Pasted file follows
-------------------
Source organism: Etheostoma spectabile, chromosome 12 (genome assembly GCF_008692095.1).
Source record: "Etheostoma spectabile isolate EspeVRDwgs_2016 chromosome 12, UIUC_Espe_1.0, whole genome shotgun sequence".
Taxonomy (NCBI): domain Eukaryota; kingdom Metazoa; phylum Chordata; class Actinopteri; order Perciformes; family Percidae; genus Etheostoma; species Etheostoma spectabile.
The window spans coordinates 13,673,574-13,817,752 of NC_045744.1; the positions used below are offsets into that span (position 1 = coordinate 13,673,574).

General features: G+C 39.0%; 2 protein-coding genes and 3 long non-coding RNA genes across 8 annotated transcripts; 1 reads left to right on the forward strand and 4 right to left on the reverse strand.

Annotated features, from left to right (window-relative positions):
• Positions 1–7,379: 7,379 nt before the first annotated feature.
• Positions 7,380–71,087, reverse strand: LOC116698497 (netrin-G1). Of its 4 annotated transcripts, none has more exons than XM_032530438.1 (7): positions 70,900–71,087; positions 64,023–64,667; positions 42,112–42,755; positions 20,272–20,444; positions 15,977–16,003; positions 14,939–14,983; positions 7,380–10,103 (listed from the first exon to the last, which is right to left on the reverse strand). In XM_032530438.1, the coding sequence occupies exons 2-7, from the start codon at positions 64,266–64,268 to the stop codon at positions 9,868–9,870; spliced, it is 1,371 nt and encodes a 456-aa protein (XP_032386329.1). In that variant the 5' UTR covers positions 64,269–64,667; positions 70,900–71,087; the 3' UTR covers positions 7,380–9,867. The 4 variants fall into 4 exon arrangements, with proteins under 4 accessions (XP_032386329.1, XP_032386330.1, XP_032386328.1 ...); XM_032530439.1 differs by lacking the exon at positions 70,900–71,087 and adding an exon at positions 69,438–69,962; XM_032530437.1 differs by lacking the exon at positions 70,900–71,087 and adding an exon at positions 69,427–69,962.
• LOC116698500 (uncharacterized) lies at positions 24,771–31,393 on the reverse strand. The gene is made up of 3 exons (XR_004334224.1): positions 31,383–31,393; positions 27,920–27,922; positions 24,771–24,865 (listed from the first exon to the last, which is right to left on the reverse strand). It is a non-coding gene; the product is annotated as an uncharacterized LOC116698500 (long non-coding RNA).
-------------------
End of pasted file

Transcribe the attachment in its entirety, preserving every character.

Source organism: Etheostoma spectabile, chromosome 12 (genome assembly GCF_008692095.1).
Source record: "Etheostoma spectabile isolate EspeVRDwgs_2016 chromosome 12, UIUC_Espe_1.0, whole genome shotgun sequence".
Taxonomy (NCBI): domain Eukaryota; kingdom Metazoa; phylum Chordata; class Actinopteri; order Perciformes; family Percidae; genus Etheostoma; species Etheostoma spectabile.
The window spans coordinates 13,673,574-13,817,752 of NC_045744.1; the positions used below are offsets into that span (position 1 = coordinate 13,673,574).

General features: G+C 39.0%; 2 protein-coding genes and 3 long non-coding RNA genes across 8 annotated transcripts; 1 reads left to right on the forward strand and 4 right to left on the reverse strand.

Annotated features, from left to right (window-relative positions):
• Positions 1–7,379: 7,379 nt before the first annotated feature.
• Positions 7,380–71,087, reverse strand: LOC116698497 (netrin-G1). Of its 4 annotated transcripts, none has more exons than XM_032530438.1 (7): positions 70,900–71,087; positions 64,023–64,667; positions 42,112–42,755; positions 20,272–20,444; positions 15,977–16,003; positions 14,939–14,983; positions 7,380–10,103 (listed from the first exon to the last, which is right to left on the reverse strand). In XM_032530438.1, the coding sequence occupies exons 2-7, from the start codon at positions 64,266–64,268 to the stop codon at positions 9,868–9,870; spliced, it is 1,371 nt and encodes a 456-aa protein (XP_032386329.1). In that variant the 5' UTR covers positions 64,269–64,667; positions 70,900–71,087; the 3' UTR covers positions 7,380–9,867. The 4 variants fall into 4 exon arrangements, with proteins under 4 accessions (XP_032386329.1, XP_032386330.1, XP_032386328.1 ...); XM_032530439.1 differs by lacking the exon at positions 70,900–71,087 and adding an exon at positions 69,438–69,962; XM_032530437.1 differs by lacking the exon at positions 70,900–71,087 and adding an exon at positions 69,427–69,962.
• LOC116698500 (uncharacterized) lies at positions 24,771–31,393 on the reverse strand. The gene is made up of 3 exons (XR_004334224.1): positions 31,383–31,393; positions 27,920–27,922; positions 24,771–24,865 (listed from the first exon to the last, which is right to left on the reverse strand). It is a non-coding gene; the product is annotated as an uncharacterized LOC116698500 (long non-coding RNA).